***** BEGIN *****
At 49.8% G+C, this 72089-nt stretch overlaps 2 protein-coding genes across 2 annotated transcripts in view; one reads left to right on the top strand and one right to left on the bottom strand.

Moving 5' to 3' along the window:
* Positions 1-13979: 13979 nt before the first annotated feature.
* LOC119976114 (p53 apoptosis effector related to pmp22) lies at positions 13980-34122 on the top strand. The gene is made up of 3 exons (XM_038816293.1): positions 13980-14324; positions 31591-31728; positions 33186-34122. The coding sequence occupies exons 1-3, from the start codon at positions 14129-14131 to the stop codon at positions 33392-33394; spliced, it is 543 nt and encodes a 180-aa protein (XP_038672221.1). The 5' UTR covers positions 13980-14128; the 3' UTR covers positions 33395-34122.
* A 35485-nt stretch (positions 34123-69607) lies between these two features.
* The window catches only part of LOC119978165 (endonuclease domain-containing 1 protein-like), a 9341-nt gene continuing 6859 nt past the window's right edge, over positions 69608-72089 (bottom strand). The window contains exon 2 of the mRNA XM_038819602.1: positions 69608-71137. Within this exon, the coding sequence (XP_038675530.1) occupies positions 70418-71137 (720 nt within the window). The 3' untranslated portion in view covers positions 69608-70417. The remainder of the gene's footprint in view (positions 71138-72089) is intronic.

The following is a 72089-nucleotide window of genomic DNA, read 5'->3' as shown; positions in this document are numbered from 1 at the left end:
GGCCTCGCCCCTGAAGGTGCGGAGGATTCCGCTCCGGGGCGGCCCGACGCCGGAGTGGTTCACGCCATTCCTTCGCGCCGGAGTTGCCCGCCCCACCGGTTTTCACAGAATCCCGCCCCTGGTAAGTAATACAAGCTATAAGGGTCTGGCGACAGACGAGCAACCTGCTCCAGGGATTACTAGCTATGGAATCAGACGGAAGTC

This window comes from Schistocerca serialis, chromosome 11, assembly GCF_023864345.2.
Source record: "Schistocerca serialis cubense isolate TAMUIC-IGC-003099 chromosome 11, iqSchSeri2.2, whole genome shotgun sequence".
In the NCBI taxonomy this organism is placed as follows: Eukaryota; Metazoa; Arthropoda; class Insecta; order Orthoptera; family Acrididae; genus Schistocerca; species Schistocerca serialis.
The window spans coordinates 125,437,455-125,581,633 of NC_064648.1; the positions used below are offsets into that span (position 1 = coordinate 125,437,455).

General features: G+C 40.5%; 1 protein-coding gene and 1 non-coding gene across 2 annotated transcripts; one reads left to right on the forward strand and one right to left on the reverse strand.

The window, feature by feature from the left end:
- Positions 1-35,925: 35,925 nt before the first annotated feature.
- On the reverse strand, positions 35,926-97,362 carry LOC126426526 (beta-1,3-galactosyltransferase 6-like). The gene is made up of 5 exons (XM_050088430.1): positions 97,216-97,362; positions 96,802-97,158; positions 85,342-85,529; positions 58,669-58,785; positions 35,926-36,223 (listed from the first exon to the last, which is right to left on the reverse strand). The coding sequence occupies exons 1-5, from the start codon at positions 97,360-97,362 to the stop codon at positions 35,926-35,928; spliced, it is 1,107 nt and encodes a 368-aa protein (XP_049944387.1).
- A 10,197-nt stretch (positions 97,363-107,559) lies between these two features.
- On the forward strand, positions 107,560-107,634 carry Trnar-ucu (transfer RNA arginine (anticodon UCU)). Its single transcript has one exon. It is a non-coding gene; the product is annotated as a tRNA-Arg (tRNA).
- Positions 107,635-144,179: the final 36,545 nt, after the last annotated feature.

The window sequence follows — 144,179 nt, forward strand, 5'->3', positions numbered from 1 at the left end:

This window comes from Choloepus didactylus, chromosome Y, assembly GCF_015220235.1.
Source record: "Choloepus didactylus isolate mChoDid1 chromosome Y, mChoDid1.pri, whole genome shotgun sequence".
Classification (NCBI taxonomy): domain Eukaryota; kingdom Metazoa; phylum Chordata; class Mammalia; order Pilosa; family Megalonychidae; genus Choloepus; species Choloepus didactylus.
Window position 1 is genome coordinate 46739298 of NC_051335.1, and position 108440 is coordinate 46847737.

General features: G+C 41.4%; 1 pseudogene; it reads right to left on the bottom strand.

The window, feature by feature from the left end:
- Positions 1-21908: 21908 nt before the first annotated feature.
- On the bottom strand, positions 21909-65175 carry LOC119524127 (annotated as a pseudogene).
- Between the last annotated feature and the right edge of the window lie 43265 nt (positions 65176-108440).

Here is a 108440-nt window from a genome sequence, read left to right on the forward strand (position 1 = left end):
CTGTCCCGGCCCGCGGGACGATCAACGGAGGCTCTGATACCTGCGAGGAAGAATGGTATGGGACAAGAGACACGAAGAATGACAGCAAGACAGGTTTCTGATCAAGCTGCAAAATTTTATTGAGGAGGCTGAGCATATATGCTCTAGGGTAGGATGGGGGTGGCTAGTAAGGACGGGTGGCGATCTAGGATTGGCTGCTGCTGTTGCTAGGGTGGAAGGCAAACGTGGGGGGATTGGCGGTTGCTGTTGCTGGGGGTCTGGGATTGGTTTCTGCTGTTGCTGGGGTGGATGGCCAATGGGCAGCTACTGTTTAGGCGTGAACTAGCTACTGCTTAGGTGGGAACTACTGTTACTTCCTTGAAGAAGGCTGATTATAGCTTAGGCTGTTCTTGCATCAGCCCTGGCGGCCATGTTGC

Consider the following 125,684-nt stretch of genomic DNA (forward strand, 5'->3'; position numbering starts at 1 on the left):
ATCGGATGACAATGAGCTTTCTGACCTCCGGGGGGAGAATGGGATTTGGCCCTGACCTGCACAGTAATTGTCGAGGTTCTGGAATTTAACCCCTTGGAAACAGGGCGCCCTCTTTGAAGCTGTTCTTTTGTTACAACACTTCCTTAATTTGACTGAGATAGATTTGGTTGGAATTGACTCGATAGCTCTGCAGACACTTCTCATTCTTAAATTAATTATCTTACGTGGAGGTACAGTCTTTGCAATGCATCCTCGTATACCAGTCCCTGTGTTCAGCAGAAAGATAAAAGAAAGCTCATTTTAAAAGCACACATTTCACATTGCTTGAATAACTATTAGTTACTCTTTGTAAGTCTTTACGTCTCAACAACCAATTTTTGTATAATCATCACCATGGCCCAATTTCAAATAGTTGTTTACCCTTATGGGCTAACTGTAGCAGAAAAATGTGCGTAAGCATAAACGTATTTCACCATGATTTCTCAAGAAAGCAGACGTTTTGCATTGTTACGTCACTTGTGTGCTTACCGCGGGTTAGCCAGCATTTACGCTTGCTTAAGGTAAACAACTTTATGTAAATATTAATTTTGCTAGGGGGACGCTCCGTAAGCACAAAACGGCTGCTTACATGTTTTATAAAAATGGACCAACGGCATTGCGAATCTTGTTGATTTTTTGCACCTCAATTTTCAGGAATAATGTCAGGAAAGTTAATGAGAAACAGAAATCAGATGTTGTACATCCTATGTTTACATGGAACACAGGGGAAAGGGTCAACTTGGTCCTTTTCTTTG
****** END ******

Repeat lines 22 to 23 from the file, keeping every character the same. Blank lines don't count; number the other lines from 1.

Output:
Source record: "Choloepus didactylus isolate mChoDid1 chromosome Y, mChoDid1.pri, whole genome shotgun sequence".
Classification (NCBI taxonomy): domain Eukaryota; kingdom Metazoa; phylum Chordata; class Mammalia; order Pilosa; family Megalonychidae; genus Choloepus; species Choloepus didactylus.